Donald can currently be seen alongside Patrick Dempsey, Alan Alda, Lisa Edelstein & Noah Wyle in a national campaign for CIGNA Health urging Americans to get their annual check-ups, hosts the new GSN game show Winsanity and was the official spokesman for the PEPSI Camp Halftime campaign at the 2016 Super Bowl. Faison also lends his voice in the new Fox animation pilot Bot Cop and continues to voice roles on the Cartoon Network’s animated series Robot Chicken and titan Maximum. His feature credits include Kick-Ass 2 opposite Aaron Johnson, Chloe Moretz and Jim Carrey for Universal, ThePerfect Match with Paula Patton for Lionsgate, Wish I Was Here with Zach Braff for Focus, Skyline for Relativity / Universal, Next Day Air opposite Mike Epps and Mos Def for Summit, Remember the Titans opposite Denzel Washington and the role of ‘Murray’ in Amy Heckerling’s cult classic Clueless. Faison previously hosted the TBS reality show Last Laugh, produced by Ashton Kutcher, as well as the Spike series The Playbook, the ultimate guide for guys. A New York City native, Faison began his acting career as an enthusiastic five-year-old attending the Children’s School of Intuitive and God-Conscious Art, and went on to study theatre at the Professional Children’s School.
Judy Reyes is a Dominican-American actress born in the Bronx. Best known for her role as “Carla” in the iconic television show Scrubs and the role of “Zoila” on Lifetime’s hit show Devious Maids. Judy currently stars as “Quiet Ann” on the hit TNT series, Claws. Recurring roles include: “Dina” on the CW’s Jane the Virgin, “Ramona” on Netflix’s One Day at a Time, “Deb” on the TBS series Search Party, and “Eva” on HBO’s Succession. She has also appeared in such films as Gun Hill Road and the recent feature The Circle. Reyes has worked extensively in television, theater and film for the last 20 years and remains a founding member of NYC’s Labyrinth Theater Company. Judy can also be seen in the upcoming Bravo series, Dirty John.
Reyes is thrilled to be expanding her role in Hollywood by executive-producing an animated video series entitled LaGolda. Sponsored by UnitedHealthcare’s “Do Good. Live Well.” initiative, LaGolda tells the story of an eight-year-old Latina orphan who uses soccer to bring awareness to a variety of social and environmental issues with the goal of engaging kids to take action and give back to their communities. Inspired by the animation, Reyes and its creator, George Valencia, started the Sound of Gol Foundation, whose mission is to build strong leaders for tomorrow through the game of soccer.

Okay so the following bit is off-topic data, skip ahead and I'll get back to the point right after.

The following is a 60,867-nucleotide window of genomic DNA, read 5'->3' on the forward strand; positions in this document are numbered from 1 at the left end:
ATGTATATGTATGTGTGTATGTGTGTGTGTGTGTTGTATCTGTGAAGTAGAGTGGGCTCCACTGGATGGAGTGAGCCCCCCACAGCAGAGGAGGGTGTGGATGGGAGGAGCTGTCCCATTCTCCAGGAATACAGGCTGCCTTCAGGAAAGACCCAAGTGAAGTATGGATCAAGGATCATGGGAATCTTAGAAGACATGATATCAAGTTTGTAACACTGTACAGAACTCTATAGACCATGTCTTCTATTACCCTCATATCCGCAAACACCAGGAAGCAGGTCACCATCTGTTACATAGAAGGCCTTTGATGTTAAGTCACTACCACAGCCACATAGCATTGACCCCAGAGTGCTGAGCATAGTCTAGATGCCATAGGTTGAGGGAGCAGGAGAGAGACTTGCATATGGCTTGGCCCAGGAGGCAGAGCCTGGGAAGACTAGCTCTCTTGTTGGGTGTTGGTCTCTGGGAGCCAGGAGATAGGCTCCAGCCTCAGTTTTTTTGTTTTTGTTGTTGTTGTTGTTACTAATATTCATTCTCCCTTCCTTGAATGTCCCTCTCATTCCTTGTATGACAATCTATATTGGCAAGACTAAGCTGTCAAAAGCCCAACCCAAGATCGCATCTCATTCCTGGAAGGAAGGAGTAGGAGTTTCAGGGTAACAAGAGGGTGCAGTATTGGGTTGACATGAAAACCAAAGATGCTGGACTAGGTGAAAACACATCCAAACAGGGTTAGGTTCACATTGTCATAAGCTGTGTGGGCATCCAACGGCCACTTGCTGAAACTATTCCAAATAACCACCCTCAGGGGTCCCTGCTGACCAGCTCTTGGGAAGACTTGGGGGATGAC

Ken Jenkins (Dr. Kelso) costarred in HBO’s All the Way alongside Bryan Cranston, appeared this season on the hit Netflix series A Series of Unfortunate Events for director Barry Sonnenfeld, guest starred on ABC’s critically acclaimed Black-ish, and recurred on the long-running comedy Cougar Townplaying Courteney Cox’s irascible father. Jenkins co-founded the Actors Theatre of Louisville, and has been associated with many award-winning productions as an actor, director or playwright. One of his favorite roles was “The Duke,” which he played opposite his son, Daniel Jenkins, in the multi-award winning 1985 Broadway musical “Big River.” Jenkins starred in iconic television series including Homefront and Wiseguy, appeared in two ofStephen King’s TV miniseries, The Stand and Clockstoppers, and in notable features including Executive Decision, The Abyss, Air America, Last Man Standing, Fled, Gone in 60 Seconds, I Am Sam, The Sum of All Fears, Matewan, Courage Under Fire, Gus Van Sant’s remake of Psycho, and Christopher Guest’s For Your Consideration.
After finishing up his 9th season on ABC's THE MIDDLE Neil Flynn will his extend his streak of 17 years as a series regular on network television by portraying the role of 'Fred' in NBC's ABBY's. Neil's career has included an almost 400 episode run on television, starting with SCRUBS in 2001 as the menacing janitor. On the film side, Neil can be seen in MEAN GIRLS, HOOT, and INDIANA JONES AND THE KINGDOM OF THE CRYSTAL SKULL. An acclaimed improviser, he is one of the founders of the improv group BEER, SHARK, MICE.
John C. McGinley
John C. McGinley’s path to stardom is a story that reads like a classic Hollywood script. While an understudy in New York in the Circle-In-The-Square production of John Patrick Shanley’s “Danny and the Deep Blue Sea,” he was spotted by director Oliver Stone and soon after was cast in “Platoon,” the first of a long list of collaborations between Stone and McGinley which includes “Wall Street,” “Talk Radio,” “Born on the Fourth of July,” “Nixon,” and “Any Given Sunday.”Read More
John C.’s hit new half-hour comedy-horror series, “Stan Against Evil,” on which he also serves as a producer, was just renewed by IFC for a second season. He has received much critical acclaim for his starring performance as disgruntled former police sheriff ‘Stanley Miller,’ a sour, aging bulldog who has recently lost his position as head honcho due to an angry outburst at his wife’s funeral. When the new sheriff opens his eyes to the plague of angry demons haunting their small New Hampshire town, ‘Stan’ begrudgingly joins an alliance with her to fight them off.